Reflections on ravens: curiosity, creativity, and cultural messenger.

Songs about blackbirds and ravens (note: these are different species): 
Blackbird by The Beatles (rock)
Blackbird Song by Lee DeWyze (ballad/blues)
Raven Song by Elephant Revival (folk)
Blackbird by Nina Simone (blues)
The Raven by Alan Parsons Project (electronic rock pop based on Edgar Alan Poe’s work)
Hear Me O God, Nor Hide Thy Face (Christian choral music)
How Many Are Your Works (Christian hymn)



How sweetly did they float upon the wings
Of silence, through the empty-vaulted night
At every fall smoothing the raven down
Of darkness till it smil’d.
— John Milton
 
The Raven (excerpt) — Edgar Allen Poe

Open here I flung the shutter, when, with many a flirt and flutter,
In there stepped a stately raven of the saintly days of yore;
Not the least obeisance made he; not a minute stopped or stayed he;
But, with mien of lord or lady, perched above my chamber door —
Perched upon a bust of Pallas just above my chamber door —
Perched, and sat, and nothing more.

Then this ebony bird beguiling my sad fancy into smiling,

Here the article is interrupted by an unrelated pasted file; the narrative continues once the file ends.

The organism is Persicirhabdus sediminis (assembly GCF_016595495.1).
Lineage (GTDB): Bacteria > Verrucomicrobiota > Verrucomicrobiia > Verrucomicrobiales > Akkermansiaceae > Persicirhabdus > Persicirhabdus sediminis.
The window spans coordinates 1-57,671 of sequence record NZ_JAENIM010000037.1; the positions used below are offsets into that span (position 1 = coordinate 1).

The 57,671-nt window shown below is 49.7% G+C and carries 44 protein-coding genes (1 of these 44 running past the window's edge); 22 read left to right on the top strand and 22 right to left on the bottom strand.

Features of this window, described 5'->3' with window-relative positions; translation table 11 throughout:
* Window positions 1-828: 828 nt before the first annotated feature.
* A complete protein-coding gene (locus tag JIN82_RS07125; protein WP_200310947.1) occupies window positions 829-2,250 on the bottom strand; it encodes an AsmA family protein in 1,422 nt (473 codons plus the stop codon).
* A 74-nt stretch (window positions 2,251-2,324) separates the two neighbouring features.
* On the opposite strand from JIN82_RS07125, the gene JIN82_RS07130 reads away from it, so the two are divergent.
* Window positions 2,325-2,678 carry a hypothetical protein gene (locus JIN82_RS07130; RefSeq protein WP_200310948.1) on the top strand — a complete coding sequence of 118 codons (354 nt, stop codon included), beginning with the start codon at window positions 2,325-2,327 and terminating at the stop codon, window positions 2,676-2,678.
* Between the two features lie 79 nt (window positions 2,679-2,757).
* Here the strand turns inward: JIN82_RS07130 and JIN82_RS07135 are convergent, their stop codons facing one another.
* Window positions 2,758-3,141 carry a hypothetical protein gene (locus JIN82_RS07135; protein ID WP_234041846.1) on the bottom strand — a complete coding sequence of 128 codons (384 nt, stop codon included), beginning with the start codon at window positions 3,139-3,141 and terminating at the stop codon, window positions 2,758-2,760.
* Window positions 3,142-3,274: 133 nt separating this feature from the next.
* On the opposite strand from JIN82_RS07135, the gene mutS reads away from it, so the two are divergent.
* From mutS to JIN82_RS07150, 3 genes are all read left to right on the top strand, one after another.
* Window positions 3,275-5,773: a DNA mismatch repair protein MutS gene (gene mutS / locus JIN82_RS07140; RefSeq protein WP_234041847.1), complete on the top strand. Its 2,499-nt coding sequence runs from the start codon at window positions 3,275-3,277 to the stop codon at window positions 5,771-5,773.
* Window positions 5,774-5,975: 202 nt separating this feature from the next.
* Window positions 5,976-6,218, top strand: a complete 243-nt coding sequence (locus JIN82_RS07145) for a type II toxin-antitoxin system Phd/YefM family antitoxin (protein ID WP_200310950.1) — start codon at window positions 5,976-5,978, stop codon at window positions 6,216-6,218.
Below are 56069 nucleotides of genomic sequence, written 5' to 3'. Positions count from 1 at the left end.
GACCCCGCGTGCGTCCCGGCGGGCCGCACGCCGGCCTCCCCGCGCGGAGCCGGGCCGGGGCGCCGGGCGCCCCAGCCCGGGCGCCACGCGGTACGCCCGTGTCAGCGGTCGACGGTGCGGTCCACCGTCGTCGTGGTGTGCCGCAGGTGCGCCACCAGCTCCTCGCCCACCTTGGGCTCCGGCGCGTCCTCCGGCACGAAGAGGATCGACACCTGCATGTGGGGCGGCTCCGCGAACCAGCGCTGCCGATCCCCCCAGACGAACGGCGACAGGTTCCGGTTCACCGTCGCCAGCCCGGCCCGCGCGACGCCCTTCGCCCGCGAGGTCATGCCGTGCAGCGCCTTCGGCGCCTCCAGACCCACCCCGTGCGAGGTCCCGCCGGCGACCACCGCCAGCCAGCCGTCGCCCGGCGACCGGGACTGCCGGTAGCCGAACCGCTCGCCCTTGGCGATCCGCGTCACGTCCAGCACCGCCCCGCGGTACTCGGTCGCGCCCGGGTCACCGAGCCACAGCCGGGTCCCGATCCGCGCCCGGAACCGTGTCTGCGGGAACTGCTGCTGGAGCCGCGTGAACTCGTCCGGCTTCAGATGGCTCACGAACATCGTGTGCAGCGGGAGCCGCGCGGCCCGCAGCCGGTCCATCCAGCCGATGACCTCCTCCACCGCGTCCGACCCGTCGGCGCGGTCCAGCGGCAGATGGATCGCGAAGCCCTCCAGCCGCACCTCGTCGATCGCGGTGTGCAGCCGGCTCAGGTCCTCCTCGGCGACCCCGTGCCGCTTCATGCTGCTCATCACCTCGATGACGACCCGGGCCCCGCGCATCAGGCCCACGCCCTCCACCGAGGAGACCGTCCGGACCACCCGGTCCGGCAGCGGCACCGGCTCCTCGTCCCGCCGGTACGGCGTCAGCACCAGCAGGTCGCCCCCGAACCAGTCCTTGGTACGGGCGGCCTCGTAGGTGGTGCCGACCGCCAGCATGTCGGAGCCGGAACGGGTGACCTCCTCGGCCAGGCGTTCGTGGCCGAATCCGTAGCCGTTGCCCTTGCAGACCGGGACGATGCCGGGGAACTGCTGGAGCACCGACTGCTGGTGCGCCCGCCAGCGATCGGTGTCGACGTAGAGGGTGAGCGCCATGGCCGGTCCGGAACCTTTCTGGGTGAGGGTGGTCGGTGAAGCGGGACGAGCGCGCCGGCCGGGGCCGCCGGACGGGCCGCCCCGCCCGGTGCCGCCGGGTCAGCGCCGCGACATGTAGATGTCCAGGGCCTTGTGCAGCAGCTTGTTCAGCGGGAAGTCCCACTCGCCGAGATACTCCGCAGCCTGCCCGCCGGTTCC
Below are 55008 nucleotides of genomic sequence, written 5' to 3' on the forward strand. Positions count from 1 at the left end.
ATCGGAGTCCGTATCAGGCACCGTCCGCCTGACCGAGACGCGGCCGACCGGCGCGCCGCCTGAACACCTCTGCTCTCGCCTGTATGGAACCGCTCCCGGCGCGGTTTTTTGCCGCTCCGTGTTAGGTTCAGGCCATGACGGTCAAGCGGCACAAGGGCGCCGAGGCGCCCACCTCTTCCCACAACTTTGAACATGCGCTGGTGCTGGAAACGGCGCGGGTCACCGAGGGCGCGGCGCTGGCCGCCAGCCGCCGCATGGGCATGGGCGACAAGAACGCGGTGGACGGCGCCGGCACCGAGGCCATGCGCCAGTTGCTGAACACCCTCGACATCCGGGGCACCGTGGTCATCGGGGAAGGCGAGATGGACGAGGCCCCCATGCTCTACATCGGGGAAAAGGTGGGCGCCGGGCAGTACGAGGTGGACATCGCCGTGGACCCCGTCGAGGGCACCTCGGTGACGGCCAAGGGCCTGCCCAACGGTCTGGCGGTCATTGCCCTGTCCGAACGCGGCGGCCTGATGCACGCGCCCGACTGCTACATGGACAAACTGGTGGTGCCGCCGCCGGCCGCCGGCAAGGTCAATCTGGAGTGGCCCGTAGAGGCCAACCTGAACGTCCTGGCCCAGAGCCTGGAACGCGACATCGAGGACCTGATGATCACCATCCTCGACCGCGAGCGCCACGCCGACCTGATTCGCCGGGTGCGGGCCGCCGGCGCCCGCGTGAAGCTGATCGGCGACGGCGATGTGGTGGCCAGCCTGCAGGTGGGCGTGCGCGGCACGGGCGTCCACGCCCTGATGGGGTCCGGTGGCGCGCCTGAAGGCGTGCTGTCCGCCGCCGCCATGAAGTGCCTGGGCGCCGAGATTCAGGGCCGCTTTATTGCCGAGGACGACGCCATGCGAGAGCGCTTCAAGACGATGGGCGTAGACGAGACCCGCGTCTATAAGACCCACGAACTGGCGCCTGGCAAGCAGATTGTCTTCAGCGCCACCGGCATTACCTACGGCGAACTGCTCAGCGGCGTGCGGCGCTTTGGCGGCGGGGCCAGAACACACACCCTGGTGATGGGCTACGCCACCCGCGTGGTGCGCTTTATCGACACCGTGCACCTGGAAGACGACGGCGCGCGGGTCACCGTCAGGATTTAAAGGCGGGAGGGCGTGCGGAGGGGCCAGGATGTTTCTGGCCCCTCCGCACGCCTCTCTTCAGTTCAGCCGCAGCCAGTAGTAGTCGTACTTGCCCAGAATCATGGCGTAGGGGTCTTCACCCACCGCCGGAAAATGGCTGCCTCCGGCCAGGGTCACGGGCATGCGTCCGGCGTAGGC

By the grave and stern decorum of the countenance it wore.
“Though thy crest be shorn and shaven, thou,” I said, “art sure no craven,
Ghastly grim and ancient raven wandering from the Nightly shore —
Tell me what thy lordly name is on the Night’s Plutonian shore!”
Quoth the Raven, “Nevermore.” …

“Be that word our sign of parting, bird or fiend!” I shrieked, upstarting—
“Get thee back into the tempest and the Night’s Plutonian shore!
Leave no black plume as a token of that lie thy soul hath spoken!
Leave my loneliness unbroken!—quit the bust above my door!
Take thy beak from out my heart, and take thy form from off my door!”
Quoth the Raven “Nevermore.”

Cultural Quips about Ravens 

Did ever raven sing so like a lark, That gives sweet tidings of the sun’s uprise? — William Shakespeare

For out of black soul’s night have stirred dawn’s cold gleam, morning’s singing bird. Let black day die, let black flag fall, let raven call, let new day dawn of black reborn. — George Woodcock Honestly, all crows are not ravens. — Munia Khan

The raven spread out its glossy wings and departed like hope. — Cecilia Dart-Thornton

Ravens are at home everywhere. They only have one enemy: humans. — Bernd Heinrich

Death makes angels of us all and gives us wings where we had shoulders smooth as ravens claws. — Jim Morrison

Does wisdom perhaps appear on the earth as a raven which is inspired by the smell of carrion? — Friedrich Nietzsche